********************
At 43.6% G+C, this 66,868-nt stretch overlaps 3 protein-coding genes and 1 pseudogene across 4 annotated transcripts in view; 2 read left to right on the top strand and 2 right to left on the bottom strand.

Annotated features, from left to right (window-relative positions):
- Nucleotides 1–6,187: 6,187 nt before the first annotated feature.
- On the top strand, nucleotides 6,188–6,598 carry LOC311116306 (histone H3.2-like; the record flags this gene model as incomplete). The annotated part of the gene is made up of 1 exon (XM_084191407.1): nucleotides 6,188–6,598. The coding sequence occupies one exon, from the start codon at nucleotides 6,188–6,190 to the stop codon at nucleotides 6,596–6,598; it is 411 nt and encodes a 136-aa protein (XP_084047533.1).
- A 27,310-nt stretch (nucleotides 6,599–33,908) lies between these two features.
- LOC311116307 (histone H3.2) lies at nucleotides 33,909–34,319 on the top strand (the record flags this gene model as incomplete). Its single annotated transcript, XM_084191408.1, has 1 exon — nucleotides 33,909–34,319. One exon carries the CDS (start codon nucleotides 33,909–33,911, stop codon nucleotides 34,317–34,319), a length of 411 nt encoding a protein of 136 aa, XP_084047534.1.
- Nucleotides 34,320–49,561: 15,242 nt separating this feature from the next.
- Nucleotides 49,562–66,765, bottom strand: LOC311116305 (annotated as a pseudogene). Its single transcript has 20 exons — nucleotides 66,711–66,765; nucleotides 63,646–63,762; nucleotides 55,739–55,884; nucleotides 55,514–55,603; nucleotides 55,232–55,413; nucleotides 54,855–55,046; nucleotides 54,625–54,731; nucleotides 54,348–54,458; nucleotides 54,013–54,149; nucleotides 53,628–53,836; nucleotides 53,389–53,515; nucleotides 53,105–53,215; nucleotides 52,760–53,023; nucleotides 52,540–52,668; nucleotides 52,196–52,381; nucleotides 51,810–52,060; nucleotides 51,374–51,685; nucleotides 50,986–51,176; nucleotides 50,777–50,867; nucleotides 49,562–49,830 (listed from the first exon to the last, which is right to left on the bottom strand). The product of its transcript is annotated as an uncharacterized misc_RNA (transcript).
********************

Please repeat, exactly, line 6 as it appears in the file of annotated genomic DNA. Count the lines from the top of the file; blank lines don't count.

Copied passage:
- LOC311116307 (histone H3.2) lies at nucleotides 33,909–34,319 on the top strand (the record flags this gene model as incomplete). Its single annotated transcript, XM_084191408.1, has 1 exon — nucleotides 33,909–34,319. One exon carries the CDS (start codon nucleotides 33,909–33,911, stop codon nucleotides 34,317–34,319), a length of 411 nt encoding a protein of 136 aa, XP_084047534.1.